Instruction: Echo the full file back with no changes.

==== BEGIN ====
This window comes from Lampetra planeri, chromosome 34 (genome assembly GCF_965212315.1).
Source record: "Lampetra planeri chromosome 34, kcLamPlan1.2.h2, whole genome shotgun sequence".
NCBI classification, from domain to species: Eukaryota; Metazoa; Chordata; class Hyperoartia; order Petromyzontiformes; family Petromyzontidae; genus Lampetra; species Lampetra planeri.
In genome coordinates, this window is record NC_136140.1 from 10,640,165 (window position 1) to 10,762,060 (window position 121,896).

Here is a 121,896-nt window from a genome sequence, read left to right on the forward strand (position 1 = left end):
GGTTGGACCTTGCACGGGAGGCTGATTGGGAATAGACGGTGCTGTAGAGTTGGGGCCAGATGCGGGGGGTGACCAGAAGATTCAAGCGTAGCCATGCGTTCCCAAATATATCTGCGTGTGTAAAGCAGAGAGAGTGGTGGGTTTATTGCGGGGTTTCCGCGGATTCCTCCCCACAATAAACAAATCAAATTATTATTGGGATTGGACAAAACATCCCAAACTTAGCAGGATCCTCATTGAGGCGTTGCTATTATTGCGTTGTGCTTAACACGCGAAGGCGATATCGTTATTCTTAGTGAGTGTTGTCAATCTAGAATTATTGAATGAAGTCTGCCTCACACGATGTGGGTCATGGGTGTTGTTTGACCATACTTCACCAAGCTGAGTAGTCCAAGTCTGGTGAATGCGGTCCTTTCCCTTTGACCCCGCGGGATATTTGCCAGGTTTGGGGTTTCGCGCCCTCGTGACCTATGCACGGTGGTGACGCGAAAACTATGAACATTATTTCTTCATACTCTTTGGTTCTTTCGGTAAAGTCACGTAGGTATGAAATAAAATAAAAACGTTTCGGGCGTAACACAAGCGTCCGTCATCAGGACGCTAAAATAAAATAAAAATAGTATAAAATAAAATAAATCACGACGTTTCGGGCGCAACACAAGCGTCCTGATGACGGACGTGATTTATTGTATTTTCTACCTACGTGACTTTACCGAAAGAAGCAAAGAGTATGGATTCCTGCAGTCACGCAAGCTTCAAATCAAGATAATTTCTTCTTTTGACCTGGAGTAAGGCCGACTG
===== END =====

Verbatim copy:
This window comes from Lampetra planeri, chromosome 34 (genome assembly GCF_965212315.1).
Source record: "Lampetra planeri chromosome 34, kcLamPlan1.2.h2, whole genome shotgun sequence".
NCBI classification, from domain to species: Eukaryota; Metazoa; Chordata; class Hyperoartia; order Petromyzontiformes; family Petromyzontidae; genus Lampetra; species Lampetra planeri.
In genome coordinates, this window is record NC_136140.1 from 10,640,165 (window position 1) to 10,762,060 (window position 121,896).

Here is a 121,896-nt window from a genome sequence, read left to right on the forward strand (position 1 = left end):
GGTTGGACCTTGCACGGGAGGCTGATTGGGAATAGACGGTGCTGTAGAGTTGGGGCCAGATGCGGGGGGTGACCAGAAGATTCAAGCGTAGCCATGCGTTCCCAAATATATCTGCGTGTGTAAAGCAGAGAGAGTGGTGGGTTTATTGCGGGGTTTCCGCGGATTCCTCCCCACAATAAACAAATCAAATTATTATTGGGATTGGACAAAACATCCCAAACTTAGCAGGATCCTCATTGAGGCGTTGCTATTATTGCGTTGTGCTTAACACGCGAAGGCGATATCGTTATTCTTAGTGAGTGTTGTCAATCTAGAATTATTGAATGAAGTCTGCCTCACACGATGTGGGTCATGGGTGTTGTTTGACCATACTTCACCAAGCTGAGTAGTCCAAGTCTGGTGAATGCGGTCCTTTCCCTTTGACCCCGCGGGATATTTGCCAGGTTTGGGGTTTCGCGCCCTCGTGACCTATGCACGGTGGTGACGCGAAAACTATGAACATTATTTCTTCATACTCTTTGGTTCTTTCGGTAAAGTCACGTAGGTATGAAATAAAATAAAAACGTTTCGGGCGTAACACAAGCGTCCGTCATCAGGACGCTAAAATAAAATAAAAATAGTATAAAATAAAATAAATCACGACGTTTCGGGCGCAACACAAGCGTCCTGATGACGGACGTGATTTATTGTATTTTCTACCTACGTGACTTTACCGAAAGAAGCAAAGAGTATGGATTCCTGCAGTCACGCAAGCTTCAAATCAAGATAATTTCTTCTTTTGACCTGGAGTAAGGCCGACTG